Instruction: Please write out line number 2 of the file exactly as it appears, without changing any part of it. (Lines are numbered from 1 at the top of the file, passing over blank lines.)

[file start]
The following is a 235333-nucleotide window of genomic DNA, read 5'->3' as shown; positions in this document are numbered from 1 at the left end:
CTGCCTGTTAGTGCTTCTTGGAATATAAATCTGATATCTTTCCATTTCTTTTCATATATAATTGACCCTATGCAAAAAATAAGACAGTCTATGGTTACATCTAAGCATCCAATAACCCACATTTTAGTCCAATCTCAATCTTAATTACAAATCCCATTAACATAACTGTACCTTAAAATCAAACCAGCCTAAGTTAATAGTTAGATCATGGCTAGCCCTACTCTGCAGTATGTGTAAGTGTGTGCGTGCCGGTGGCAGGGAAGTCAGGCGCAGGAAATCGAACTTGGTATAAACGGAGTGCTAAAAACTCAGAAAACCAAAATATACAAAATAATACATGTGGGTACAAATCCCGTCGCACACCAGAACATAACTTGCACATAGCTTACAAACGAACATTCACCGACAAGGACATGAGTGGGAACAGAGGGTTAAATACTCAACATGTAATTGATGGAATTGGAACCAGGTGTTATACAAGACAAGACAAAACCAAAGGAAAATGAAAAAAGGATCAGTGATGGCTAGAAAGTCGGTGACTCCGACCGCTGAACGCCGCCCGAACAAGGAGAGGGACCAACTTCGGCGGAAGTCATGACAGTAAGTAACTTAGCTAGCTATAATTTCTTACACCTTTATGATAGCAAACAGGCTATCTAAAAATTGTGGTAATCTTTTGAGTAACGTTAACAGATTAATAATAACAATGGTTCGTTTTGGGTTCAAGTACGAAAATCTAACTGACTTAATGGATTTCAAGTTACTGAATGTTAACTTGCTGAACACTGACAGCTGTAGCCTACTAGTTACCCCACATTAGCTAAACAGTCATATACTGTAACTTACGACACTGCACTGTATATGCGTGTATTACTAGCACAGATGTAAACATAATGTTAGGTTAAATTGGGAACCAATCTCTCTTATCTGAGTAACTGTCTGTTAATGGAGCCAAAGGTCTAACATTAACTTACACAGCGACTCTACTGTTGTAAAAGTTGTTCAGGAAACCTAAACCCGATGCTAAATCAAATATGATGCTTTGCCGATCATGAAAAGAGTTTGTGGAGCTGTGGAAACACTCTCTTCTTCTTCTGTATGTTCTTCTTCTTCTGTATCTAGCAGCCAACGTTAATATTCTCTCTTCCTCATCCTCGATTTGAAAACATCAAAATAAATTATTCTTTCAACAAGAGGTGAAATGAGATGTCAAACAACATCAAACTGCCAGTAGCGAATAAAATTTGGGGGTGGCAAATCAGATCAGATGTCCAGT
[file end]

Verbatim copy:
CTGCCTGTTAGTGCTTCTTGGAATATAAATCTGATATCTTTCCATTTCTTTTCATATATAATTGACCCTATGCAAAAAATAAGACAGTCTATGGTTACATCTAAGCATCCAATAACCCACATTTTAGTCCAATCTCAATCTTAATTACAAATCCCATTAACATAACTGTACCTTAAAATCAAACCAGCCTAAGTTAATAGTTAGATCATGGCTAGCCCTACTCTGCAGTATGTGTAAGTGTGTGCGTGCCGGTGGCAGGGAAGTCAGGCGCAGGAAATCGAACTTGGTATAAACGGAGTGCTAAAAACTCAGAAAACCAAAATATACAAAATAATACATGTGGGTACAAATCCCGTCGCACACCAGAACATAACTTGCACATAGCTTACAAACGAACATTCACCGACAAGGACATGAGTGGGAACAGAGGGTTAAATACTCAACATGTAATTGATGGAATTGGAACCAGGTGTTATACAAGACAAGACAAAACCAAAGGAAAATGAAAAAAGGATCAGTGATGGCTAGAAAGTCGGTGACTCCGACCGCTGAACGCCGCCCGAACAAGGAGAGGGACCAACTTCGGCGGAAGTCATGACAGTAAGTAACTTAGCTAGCTATAATTTCTTACACCTTTATGATAGCAAACAGGCTATCTAAAAATTGTGGTAATCTTTTGAGTAACGTTAACAGATTAATAATAACAATGGTTCGTTTTGGGTTCAAGTACGAAAATCTAACTGACTTAATGGATTTCAAGTTACTGAATGTTAACTTGCTGAACACTGACAGCTGTAGCCTACTAGTTACCCCACATTAGCTAAACAGTCATATACTGTAACTTACGACACTGCACTGTATATGCGTGTATTACTAGCACAGATGTAAACATAATGTTAGGTTAAATTGGGAACCAATCTCTCTTATCTGAGTAACTGTCTGTTAATGGAGCCAAAGGTCTAACATTAACTTACACAGCGACTCTACTGTTGTAAAAGTTGTTCAGGAAACCTAAACCCGATGCTAAATCAAATATGATGCTTTGCCGATCATGAAAAGAGTTTGTGGAGCTGTGGAAACACTCTCTTCTTCTTCTGTATGTTCTTCTTCTTCTGTATCTAGCAGCCAACGTTAATATTCTCTCTTCCTCATCCTCGATTTGAAAACATCAAAATAAATTATTCTTTCAACAAGAGGTGAAATGAGATGTCAAACAACATCAAACTGCCAGTAGCGAATAAAATTTGGGGGTGGCAAATCAGATCAGATGTCCAGT